Amman Jordan

The capital Amman is situated on several hills and houses almost half of the country's population. Worth seeing in the so-called white city is the Citadel hill, once an important military and religious site. Other interesting place are the Archaeological Museum, the Roman Theater, the King Abdullah Mosque and the Abu Darweesh Mosque.
Amman is originally built on 7 hills, but spreads today over 20. It is mainly a modern city with restaurants, art galleries, malls, hotels and almost uniformly white houses in accordance with a municipal law. But Amman is changing its skyline due to the lifted ban of building taller than 4 storey houses, several skyscrapers are under construction. Amman has a rapid growth in the real estate, construction, finance and business sectors. Much older, more traditional and exotic is the downtown area - also known as the ''Souq'' - with small shops.

Despite its modern spirit, Amman is one if the oldest continually inhabited cities in the world. It was the capital of the Ammonites, and it is referred to as Rabbath-Ammon in the Old Testament. Rebuilt during the Hellenistic and Roman periods the city was renamed Philadelphia by Ptolemy II. in 63 B.C. In 106 AD, the Roman Emperor Trajan built a new road from Eilat to Damascus which ran through Philadelphia. This created an economic boom for the city. Later, during the Byzantine Period, the city was home to bishop and several churches in the early 7th Century. In the early Islamic Era the city was named Amman and important through its location on trade routes and for its strategic military position. In the 10th century the city declined. In 1921 the Emir of Transjordan Abdullah bin Hussein moved his capital to Amman.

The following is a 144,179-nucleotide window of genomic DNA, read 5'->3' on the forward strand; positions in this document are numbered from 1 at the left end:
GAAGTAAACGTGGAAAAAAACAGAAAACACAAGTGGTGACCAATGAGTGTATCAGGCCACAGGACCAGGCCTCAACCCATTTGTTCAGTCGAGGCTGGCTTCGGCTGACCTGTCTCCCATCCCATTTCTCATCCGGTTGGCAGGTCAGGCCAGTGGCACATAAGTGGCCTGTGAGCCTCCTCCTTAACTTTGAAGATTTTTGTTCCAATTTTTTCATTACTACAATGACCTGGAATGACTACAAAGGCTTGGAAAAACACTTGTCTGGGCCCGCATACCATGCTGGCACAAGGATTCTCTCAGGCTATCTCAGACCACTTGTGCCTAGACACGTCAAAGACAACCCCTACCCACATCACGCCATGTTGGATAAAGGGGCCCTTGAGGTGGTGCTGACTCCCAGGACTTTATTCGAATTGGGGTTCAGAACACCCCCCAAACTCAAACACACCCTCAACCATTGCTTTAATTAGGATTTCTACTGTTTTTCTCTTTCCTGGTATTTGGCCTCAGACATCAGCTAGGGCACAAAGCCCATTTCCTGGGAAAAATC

Some of its cultural heritage you can visit in the downtown area. On the Citadel hill you see the remains of the the 2nd century Temple of Hercules, the Umayyad Palace and a Byzantine basilica. Many valuable remains and important relics from across Jordan can be found in the Archaeological Museum located at the Citadel. The Roman Theatre is the largest in Jordan, with room for 6,000 spectators. The east wing houses the Folklore Museum, the western wing the Museum of Popular Traditions.

The only mosque non-Muslims are allowed to enter is the King Abdullah Mosque with its blue mosaic dome, built between 1982 and 1989. The most unusual mosque in Amman is the Abu Darwish Mosque. It is covered with an extraordinary black-and-white chequered pattern and is unique to Jordan.



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